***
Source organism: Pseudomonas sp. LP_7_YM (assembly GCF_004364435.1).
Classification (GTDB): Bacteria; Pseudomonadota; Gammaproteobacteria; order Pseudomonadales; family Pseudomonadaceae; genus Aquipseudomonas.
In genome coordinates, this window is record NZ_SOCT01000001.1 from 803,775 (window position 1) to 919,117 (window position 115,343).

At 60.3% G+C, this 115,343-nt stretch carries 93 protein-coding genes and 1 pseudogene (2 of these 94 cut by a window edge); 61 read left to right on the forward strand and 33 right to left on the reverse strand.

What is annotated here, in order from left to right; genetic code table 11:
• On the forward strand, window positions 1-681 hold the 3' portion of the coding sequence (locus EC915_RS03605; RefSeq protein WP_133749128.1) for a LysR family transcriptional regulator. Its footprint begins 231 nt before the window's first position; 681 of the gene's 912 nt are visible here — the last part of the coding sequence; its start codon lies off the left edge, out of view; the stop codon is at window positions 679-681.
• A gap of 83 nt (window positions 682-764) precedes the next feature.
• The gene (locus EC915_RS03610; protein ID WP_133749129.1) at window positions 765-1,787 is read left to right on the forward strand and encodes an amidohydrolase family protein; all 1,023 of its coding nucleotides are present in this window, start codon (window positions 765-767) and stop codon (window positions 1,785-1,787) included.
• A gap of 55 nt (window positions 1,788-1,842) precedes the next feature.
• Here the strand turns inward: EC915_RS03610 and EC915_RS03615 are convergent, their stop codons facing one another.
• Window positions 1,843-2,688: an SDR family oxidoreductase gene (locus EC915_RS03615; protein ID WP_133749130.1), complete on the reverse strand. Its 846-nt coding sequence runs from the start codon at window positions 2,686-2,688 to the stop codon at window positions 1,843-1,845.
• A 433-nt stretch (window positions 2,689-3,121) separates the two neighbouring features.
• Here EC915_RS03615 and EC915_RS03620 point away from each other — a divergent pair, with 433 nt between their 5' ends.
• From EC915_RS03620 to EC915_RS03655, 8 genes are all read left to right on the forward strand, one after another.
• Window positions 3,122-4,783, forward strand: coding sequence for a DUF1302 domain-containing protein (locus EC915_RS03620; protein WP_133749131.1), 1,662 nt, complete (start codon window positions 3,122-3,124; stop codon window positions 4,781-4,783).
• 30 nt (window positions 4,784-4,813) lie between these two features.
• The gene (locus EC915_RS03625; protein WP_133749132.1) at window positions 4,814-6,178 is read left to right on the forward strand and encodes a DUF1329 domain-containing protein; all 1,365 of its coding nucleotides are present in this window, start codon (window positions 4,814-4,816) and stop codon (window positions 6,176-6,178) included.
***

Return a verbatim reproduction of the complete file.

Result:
Source organism: Pseudomonas sp. LP_7_YM (assembly GCF_004364435.1).
Classification (GTDB): Bacteria; Pseudomonadota; Gammaproteobacteria; order Pseudomonadales; family Pseudomonadaceae; genus Aquipseudomonas.
In genome coordinates, this window is record NZ_SOCT01000001.1 from 803,775 (window position 1) to 919,117 (window position 115,343).

At 60.3% G+C, this 115,343-nt stretch carries 93 protein-coding genes and 1 pseudogene (2 of these 94 cut by a window edge); 61 read left to right on the forward strand and 33 right to left on the reverse strand.

What is annotated here, in order from left to right; genetic code table 11:
• On the forward strand, window positions 1-681 hold the 3' portion of the coding sequence (locus EC915_RS03605; RefSeq protein WP_133749128.1) for a LysR family transcriptional regulator. Its footprint begins 231 nt before the window's first position; 681 of the gene's 912 nt are visible here — the last part of the coding sequence; its start codon lies off the left edge, out of view; the stop codon is at window positions 679-681.
• A gap of 83 nt (window positions 682-764) precedes the next feature.
• The gene (locus EC915_RS03610; protein ID WP_133749129.1) at window positions 765-1,787 is read left to right on the forward strand and encodes an amidohydrolase family protein; all 1,023 of its coding nucleotides are present in this window, start codon (window positions 765-767) and stop codon (window positions 1,785-1,787) included.
• A gap of 55 nt (window positions 1,788-1,842) precedes the next feature.
• Here the strand turns inward: EC915_RS03610 and EC915_RS03615 are convergent, their stop codons facing one another.
• Window positions 1,843-2,688: an SDR family oxidoreductase gene (locus EC915_RS03615; protein ID WP_133749130.1), complete on the reverse strand. Its 846-nt coding sequence runs from the start codon at window positions 2,686-2,688 to the stop codon at window positions 1,843-1,845.
• A 433-nt stretch (window positions 2,689-3,121) separates the two neighbouring features.
• Here EC915_RS03615 and EC915_RS03620 point away from each other — a divergent pair, with 433 nt between their 5' ends.
• From EC915_RS03620 to EC915_RS03655, 8 genes are all read left to right on the forward strand, one after another.
• Window positions 3,122-4,783, forward strand: coding sequence for a DUF1302 domain-containing protein (locus EC915_RS03620; protein WP_133749131.1), 1,662 nt, complete (start codon window positions 3,122-3,124; stop codon window positions 4,781-4,783).
• 30 nt (window positions 4,784-4,813) lie between these two features.
• The gene (locus EC915_RS03625; protein WP_133749132.1) at window positions 4,814-6,178 is read left to right on the forward strand and encodes a DUF1329 domain-containing protein; all 1,365 of its coding nucleotides are present in this window, start codon (window positions 4,814-4,816) and stop codon (window positions 6,176-6,178) included.